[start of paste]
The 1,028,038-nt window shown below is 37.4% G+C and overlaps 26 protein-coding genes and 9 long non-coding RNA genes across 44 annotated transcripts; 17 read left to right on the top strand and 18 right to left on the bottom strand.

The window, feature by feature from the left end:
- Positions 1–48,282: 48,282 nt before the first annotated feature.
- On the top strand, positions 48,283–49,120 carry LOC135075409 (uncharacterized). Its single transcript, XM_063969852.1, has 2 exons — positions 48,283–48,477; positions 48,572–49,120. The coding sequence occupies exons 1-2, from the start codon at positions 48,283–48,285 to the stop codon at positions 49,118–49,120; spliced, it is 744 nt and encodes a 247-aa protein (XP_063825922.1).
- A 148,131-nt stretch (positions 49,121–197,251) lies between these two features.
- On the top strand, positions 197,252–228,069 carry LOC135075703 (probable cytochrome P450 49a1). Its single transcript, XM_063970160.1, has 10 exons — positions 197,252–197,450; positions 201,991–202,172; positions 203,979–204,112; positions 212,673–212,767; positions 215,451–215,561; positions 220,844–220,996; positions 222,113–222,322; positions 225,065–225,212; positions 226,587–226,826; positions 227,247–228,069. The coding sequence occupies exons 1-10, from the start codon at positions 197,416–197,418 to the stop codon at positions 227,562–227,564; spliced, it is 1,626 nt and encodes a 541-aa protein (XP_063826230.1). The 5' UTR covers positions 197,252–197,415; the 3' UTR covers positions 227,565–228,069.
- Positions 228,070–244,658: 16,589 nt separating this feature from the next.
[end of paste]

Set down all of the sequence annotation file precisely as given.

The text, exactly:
The 1,028,038-nt window shown below is 37.4% G+C and overlaps 26 protein-coding genes and 9 long non-coding RNA genes across 44 annotated transcripts; 17 read left to right on the top strand and 18 right to left on the bottom strand.

The window, feature by feature from the left end:
- Positions 1–48,282: 48,282 nt before the first annotated feature.
- On the top strand, positions 48,283–49,120 carry LOC135075409 (uncharacterized). Its single transcript, XM_063969852.1, has 2 exons — positions 48,283–48,477; positions 48,572–49,120. The coding sequence occupies exons 1-2, from the start codon at positions 48,283–48,285 to the stop codon at positions 49,118–49,120; spliced, it is 744 nt and encodes a 247-aa protein (XP_063825922.1).
- A 148,131-nt stretch (positions 49,121–197,251) lies between these two features.
- On the top strand, positions 197,252–228,069 carry LOC135075703 (probable cytochrome P450 49a1). Its single transcript, XM_063970160.1, has 10 exons — positions 197,252–197,450; positions 201,991–202,172; positions 203,979–204,112; positions 212,673–212,767; positions 215,451–215,561; positions 220,844–220,996; positions 222,113–222,322; positions 225,065–225,212; positions 226,587–226,826; positions 227,247–228,069. The coding sequence occupies exons 1-10, from the start codon at positions 197,416–197,418 to the stop codon at positions 227,562–227,564; spliced, it is 1,626 nt and encodes a 541-aa protein (XP_063826230.1). The 5' UTR covers positions 197,252–197,415; the 3' UTR covers positions 227,565–228,069.
- Positions 228,070–244,658: 16,589 nt separating this feature from the next.